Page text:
The mother's attorney petitioned the trial court to fix attorney's fees in the amount of $2,571.15 based upon an hourly rate of $40 per hour and also to pay expenses of $55, for a total of $2,626.15. A hearing was held upon the petition, at which the mother's counsel presented evidence in support of his claim for fees. The court fixed the attorney's fees plus expenses at $1,626.20. The court used as a basis the usual and customary fees for attorneys representing indigents in juvenile proceedings in the Ninth Judicial Circuit, which are $20 per hour for the time spent in preparation out of court and $30 for time spent in court.

The mother has appealed from the orders of the circuit court, and she assigns as error (1) that the finding of unfitness was contrary to the manifest weight of the evidence; (2) that the Department's representation by special counsel was improper; and (3) that the award of attorney's fees was arbitrary. We affirm on all issues.

A summary of the evidence is necessary for an understanding of the mother's arguments. At trial, the Department social worker, Robert Trine, testified that he was assigned to the Hillyer family in 1972 after two of the children had been returned to the custody of their mother. In May of 1973, the mother separated from her husband, and in June she moved to the Indian Hills Housing Project in Quincy where she lived with Benjamin, Clarence, and her daughter Hazel. (Son Jerry remained in foster care.) She received aid for dependent children, was visited two or three times each month by Trine, and three times each week by a homemaker to help her improve her housekeeping skills. Both Trine and the homemaker, who is no longer employed by the Department, testified at length to the filthy conditions of the mother's apartment and her refusal to do anything about the unhealthy, unsanitary situation. She did not wash dishes or pans, did not do laundry, did not remove garbage and trash, did not bathe or shampoo or cut the hair of the children, and did not get up in the morning to get the children off to school. Trine stated that upon occasion he told the mother that he would have to remove the children from her custody if she did not keep them clean and improve her housekeeping. Both witnesses testified to the presence of flies and roaches and to the dirtiness of the children. Both described in detail the deplorable condition of the home, and the mother's refusal to make any effort to improve. After the children started a fire in a closet one morning while the mother was asleep, the family was evicted from the housing project, and a short time later, on April 7, 1974, the Department moved the children from the mother's custody.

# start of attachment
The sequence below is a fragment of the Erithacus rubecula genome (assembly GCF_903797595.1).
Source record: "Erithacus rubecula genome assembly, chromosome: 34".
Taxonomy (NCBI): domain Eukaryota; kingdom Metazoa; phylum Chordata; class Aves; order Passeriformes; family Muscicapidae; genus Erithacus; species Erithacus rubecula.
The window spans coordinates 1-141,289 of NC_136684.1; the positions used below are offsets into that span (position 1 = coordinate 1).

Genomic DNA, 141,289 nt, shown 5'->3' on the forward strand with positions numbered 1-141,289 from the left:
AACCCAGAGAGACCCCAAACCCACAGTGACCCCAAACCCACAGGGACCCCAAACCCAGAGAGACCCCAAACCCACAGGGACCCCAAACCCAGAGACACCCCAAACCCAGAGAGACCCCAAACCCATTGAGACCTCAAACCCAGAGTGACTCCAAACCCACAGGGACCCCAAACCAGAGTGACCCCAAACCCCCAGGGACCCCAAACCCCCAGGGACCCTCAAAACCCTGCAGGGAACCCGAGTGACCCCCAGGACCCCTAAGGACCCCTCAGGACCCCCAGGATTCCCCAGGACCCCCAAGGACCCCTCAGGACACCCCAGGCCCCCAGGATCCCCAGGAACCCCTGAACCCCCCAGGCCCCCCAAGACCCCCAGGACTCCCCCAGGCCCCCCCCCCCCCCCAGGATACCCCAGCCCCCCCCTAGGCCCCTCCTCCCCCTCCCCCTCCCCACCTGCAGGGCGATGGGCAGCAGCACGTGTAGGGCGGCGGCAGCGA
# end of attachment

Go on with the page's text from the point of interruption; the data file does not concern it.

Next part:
Trine testified that he visited the mother three times after the children were taken from her in 1974, and that each time he told her that she had a right to visit the children and that he would arrange a visit. He talked to her about making plans for suitable housing and for getting the children back, but she said she was going to make her life with her boyfriend. Thereafter she moved several times, spending some time in Tennessee and St. Louis before returning to the area in March of 1977.